In this snowy, wintery mess that many folks throughout the US, and many other parts of the world, are facing at the moment, it can be difficult on owners of sports cars who find it too dangerous to drive their cars. Owners of cars such as the BMW M3 or M4 could be in real trouble, as those cars have a massive amount of torque from a very low rpm, which causes them to spin their tires and slide about in the white powder. It can be very hazardous to drive a car like the M4 in bad weather such as this. But fret not, BMW M4 owners, as it isn’t impossible and can actually be quite safe, so long as you know what you’re doing.

We’ve long argued, here at BMWBLOG, that rear-wheel drive sports cars are not incapable of bad weather driving and that good winter tires are far more helpful in poor weather than all-wheel drive. Our YouTube pal, Nick Murray, who happens to own a BMW M4 himself, has decided to teach us how to drive such a car in the snow.


As he will tell you, it’s not impossible or even really that difficult. But to succeed in bad weather with a car like the M4, according to Murray, you need to do three things: Get proper winter tires, possibly add some weight to the trunk, such as bags of salt or sand, and change your driving style. Though the latter should be done regardless of which vehicle you’re driving.

With the proper snow tires equipped, a rear-wheel drive car will make it through some pretty rough weather. In this case, Murray is using Pirelli Scottozero winter tires and they seem to work well, though we’re big fans of Nokian here. He also adds some weight to his trunk (a dead body, of course), which helps the rear tires gain traction in slippery conditions. He also teaches us which traction control and throttle settings to switch the M4 to, to increase traction and make driving as safe as possible. The M4 has a very sharp throttle response and gobs of low-down torque, so he recommends the efficiency throttle setting to virtual lengthen the throttle pedal and stop the car from being too touchy. He also puts the traction control in MDM (M Dynamic Mode), which will intervene if the car starts to slide badly, but will allow a little bit of slip so you can keep your wheels moving. If that traction control is on, it comes down like an anvil and cuts power, slowing your momentum in the snow and can actually get you stuck. So MDM mode is best.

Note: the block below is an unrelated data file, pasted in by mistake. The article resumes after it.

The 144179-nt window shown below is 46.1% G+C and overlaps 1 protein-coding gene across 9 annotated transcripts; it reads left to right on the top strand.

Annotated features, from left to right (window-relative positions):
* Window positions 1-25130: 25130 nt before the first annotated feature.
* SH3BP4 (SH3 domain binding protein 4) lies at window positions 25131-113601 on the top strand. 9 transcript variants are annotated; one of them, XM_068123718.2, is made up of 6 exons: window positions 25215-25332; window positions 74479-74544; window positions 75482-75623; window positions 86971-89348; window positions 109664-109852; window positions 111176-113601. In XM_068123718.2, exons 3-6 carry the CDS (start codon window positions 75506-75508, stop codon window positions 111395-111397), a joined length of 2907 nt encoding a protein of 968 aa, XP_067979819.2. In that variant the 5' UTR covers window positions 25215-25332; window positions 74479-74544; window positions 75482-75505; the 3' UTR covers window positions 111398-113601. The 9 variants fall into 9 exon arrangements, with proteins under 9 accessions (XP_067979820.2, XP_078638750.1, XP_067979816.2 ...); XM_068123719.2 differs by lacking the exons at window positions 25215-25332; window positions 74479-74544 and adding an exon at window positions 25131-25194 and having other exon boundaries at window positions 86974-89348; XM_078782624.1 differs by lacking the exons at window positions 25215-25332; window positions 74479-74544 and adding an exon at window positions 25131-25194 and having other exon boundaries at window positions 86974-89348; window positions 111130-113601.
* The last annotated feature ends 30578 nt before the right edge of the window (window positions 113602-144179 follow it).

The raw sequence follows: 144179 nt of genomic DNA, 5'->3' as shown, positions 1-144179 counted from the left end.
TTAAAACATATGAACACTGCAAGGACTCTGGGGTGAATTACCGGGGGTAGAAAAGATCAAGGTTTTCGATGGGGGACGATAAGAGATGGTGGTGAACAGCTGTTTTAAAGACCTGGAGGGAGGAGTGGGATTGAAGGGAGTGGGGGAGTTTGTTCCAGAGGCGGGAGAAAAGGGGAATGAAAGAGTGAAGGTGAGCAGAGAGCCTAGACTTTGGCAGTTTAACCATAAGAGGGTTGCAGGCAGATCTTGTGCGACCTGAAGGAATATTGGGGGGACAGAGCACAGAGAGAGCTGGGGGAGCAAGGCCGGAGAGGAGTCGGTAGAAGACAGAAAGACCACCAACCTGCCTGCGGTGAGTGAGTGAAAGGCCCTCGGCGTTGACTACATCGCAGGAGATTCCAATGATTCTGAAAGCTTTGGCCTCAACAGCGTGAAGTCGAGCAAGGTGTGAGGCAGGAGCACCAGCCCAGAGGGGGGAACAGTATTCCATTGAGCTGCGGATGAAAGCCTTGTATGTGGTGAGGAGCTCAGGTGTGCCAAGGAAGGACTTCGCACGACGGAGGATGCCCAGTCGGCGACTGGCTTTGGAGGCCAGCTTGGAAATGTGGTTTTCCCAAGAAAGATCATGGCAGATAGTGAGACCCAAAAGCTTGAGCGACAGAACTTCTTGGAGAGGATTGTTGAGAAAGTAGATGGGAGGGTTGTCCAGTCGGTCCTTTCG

Nokian Hakkapelitta R2-bmw-i3-09

But the most important thing is the change in driving style. You must not drive the M4 as you would on a dry day. When driving in snow, every input, whether it be turning, braking or accelerating, takes much longer than usual and that must be accounted for. You must be thinking two, three or even four steps ahead to make sure your inputs don’t cause a slide, and eventually, a crash.

It’s an interesting video, one that shows an actual M4 owner teaching us how to drive on in the snow successfully and it also features some funny parts and some fun slidey bits in the snow. Check it out.